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Now Microsoft Wagers on India

In case there was any doubt, the titans of technology believe in India. Microsoft (MSFT) offered the latest proof, saying on Dec. 7 that it would invest $1.7 billion in the country over the next four years.

Microsoft's plan follows news on Dec. 5 that Intel (INTC) would pump $1 billion into its India R&D and venture-capital funding over the next five years, and an October announcement that Cisco (CSCO) would plow $1.1 billion into India over the next three years.

Though hardly startling, the amounts each company plans to invest are eye-popping. But the market for low-cost Indian job talent is rich, and getting increasingly competitive.

"KEEN TO GROW." "With more engineers graduating out of universities and colleges than anywhere else in the world, we can learn from the growing developer and engineering base," says Microsoft spokesman Matt Pilla. "India is emerging as a world-class IT leader, and is supported by an increasingly healthy market and economic outlook that offers tremendous growth opportunities for the company."

It's not like Microsoft hasn't invested in India already. The company first opened shop in the country in 1990. Eight years later, it opened a product-development center in Hyderabad, where most of its 3,000 India employees work. That's about 5% of Microsoft's 63,000 employees worldwide. And earlier this year, Microsoft opened a new research lab in Bangalore.

With the new round of investment, Microsoft plans to add 3,000 more employees, Microsoft Chairman Bill Gates told journalists in New Delhi. "We are keen to grow Microsoft activities in India," Gates said, according to press reports. "The growth in employment for Microsoft will be more in India than the United States."

SURGING STATS. The software giant says it plans to use the funds to expand its India operations into a major hub for research, product development, and support services. In addition to the new employees, Microsoft will continue to retain a handful of Indian firms, such as Infosys Technologies (INFY) and Wipro (WIT), for software development.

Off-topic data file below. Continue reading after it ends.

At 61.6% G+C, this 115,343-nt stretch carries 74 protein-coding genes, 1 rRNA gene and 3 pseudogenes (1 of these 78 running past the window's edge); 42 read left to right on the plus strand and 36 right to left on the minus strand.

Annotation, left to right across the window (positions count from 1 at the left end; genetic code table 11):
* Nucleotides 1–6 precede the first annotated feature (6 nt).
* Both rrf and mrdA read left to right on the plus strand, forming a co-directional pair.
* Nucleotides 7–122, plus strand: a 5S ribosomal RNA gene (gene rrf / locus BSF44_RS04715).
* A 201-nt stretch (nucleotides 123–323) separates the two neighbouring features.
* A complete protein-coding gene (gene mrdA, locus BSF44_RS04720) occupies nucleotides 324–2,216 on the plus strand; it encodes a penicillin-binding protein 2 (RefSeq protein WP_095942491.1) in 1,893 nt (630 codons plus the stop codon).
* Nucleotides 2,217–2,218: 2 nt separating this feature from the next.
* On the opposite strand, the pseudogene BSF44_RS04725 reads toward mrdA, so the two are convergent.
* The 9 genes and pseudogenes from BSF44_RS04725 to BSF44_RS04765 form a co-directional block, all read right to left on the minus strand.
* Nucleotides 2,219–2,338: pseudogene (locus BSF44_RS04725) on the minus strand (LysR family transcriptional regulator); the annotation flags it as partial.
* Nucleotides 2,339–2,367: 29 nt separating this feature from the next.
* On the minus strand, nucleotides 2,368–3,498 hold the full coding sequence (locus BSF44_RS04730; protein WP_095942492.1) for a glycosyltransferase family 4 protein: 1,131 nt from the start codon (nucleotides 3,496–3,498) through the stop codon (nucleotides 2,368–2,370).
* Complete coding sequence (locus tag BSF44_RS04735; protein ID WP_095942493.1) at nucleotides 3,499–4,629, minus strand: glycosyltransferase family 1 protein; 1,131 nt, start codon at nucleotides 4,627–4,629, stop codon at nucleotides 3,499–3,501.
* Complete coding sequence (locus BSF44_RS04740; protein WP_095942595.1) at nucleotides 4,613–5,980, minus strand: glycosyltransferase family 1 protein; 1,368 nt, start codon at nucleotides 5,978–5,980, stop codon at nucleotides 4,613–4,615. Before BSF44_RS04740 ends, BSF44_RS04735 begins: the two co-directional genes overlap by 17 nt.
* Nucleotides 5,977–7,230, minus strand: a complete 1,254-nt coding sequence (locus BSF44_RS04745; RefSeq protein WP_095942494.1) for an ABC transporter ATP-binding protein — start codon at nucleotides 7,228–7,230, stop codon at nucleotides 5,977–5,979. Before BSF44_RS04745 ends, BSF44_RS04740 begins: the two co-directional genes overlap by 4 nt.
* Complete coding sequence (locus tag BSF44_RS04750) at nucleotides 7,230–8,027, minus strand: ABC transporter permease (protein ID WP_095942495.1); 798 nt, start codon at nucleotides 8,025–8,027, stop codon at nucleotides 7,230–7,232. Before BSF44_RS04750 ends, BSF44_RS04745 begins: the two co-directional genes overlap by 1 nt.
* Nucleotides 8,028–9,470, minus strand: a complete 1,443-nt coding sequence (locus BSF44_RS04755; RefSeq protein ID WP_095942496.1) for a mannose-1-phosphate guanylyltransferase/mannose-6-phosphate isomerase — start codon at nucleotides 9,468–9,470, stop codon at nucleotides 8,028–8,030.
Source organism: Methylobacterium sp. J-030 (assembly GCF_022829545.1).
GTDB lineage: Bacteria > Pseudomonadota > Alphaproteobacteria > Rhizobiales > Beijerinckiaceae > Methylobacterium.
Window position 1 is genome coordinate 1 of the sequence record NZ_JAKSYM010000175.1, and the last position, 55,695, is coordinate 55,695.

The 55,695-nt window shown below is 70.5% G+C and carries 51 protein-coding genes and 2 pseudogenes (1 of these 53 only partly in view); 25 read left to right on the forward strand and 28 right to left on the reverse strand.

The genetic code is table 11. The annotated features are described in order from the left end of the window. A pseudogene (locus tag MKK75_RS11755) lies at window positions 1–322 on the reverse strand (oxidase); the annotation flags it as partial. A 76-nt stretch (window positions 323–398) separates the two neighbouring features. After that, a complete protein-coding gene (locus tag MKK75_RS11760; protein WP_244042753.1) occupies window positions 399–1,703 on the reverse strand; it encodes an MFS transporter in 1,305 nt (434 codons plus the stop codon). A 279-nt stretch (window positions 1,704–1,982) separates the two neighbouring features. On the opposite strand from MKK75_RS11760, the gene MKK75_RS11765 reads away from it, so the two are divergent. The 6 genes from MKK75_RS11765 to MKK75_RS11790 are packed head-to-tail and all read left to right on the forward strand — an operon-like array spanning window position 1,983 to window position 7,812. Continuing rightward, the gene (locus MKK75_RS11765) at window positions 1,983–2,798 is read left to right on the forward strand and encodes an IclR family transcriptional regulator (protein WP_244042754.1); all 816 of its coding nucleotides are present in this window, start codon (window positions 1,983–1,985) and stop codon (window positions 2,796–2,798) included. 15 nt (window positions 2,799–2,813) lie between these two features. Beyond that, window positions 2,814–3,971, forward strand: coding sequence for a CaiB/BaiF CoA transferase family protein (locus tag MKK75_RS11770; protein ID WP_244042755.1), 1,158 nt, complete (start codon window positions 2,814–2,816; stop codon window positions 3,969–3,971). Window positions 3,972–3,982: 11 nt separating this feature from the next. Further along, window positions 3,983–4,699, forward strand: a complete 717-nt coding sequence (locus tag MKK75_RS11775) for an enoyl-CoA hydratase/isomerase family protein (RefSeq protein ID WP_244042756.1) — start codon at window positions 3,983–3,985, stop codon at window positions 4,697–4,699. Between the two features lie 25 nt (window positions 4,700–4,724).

It's not hard to see why tech companies are keen to establish a bigger beachhead in India. The nation's consumers are expected to snap up 5 million PCs, 70 million wireless phones, and nearly 4 million DVD players this year, according to Semico Research, a Phoenix-based consultancy.

India's talent pool is huge -- and growing. Enrollment in Indian tech schools is expected to surge 70%, to 600,000, by 2008, according to India's IT software trade association Nasscom (see BW Online, 8/22/05, "The Other MIT").

SCHOOL LARGESSE. Microsoft's investments in India come at a time of particularly stiff competition from Linux, the open-source operating system that's often cheaper to use than Microsoft's Windows. So Gates announced plans to offer Windows in several of India's local languages. What's more, Microsoft plans to use a chunk of its investment for computer education and training at 100 schools around the country.

Like Cisco and Intel before it, Microsoft can't invest fast enough in India (see BW Online, 12/06/05, "Intel's Eager Passage to India" and BW, 11/28/05, "Cisco: Sold on India"). But with competition for talent and business on the rise, Microsoft is making a $1.7 billion wager it can stay ahead of the game.

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